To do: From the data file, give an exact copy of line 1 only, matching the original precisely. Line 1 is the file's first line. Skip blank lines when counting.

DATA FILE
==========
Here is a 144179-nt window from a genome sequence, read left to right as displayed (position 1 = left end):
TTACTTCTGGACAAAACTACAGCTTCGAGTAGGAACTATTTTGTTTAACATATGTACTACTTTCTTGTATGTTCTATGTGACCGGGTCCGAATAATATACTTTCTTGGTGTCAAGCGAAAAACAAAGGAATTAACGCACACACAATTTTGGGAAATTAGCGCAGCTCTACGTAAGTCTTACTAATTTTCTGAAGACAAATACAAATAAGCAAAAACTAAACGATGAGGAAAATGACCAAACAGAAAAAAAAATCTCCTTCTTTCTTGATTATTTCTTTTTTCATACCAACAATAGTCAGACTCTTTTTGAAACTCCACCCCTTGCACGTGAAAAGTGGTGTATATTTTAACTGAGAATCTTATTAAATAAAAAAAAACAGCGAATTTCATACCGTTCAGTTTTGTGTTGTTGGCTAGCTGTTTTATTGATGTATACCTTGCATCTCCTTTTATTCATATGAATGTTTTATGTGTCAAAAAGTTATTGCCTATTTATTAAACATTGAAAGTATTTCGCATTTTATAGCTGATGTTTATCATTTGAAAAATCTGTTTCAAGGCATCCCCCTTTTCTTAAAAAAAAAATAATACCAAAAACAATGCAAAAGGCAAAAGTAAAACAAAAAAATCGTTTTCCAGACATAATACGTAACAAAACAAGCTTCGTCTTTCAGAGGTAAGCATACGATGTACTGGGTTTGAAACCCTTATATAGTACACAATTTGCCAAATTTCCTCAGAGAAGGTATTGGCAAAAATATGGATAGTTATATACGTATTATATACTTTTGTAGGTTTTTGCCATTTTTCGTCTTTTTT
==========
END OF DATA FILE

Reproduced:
Here is a 144179-nt window from a genome sequence, read left to right as displayed (position 1 = left end):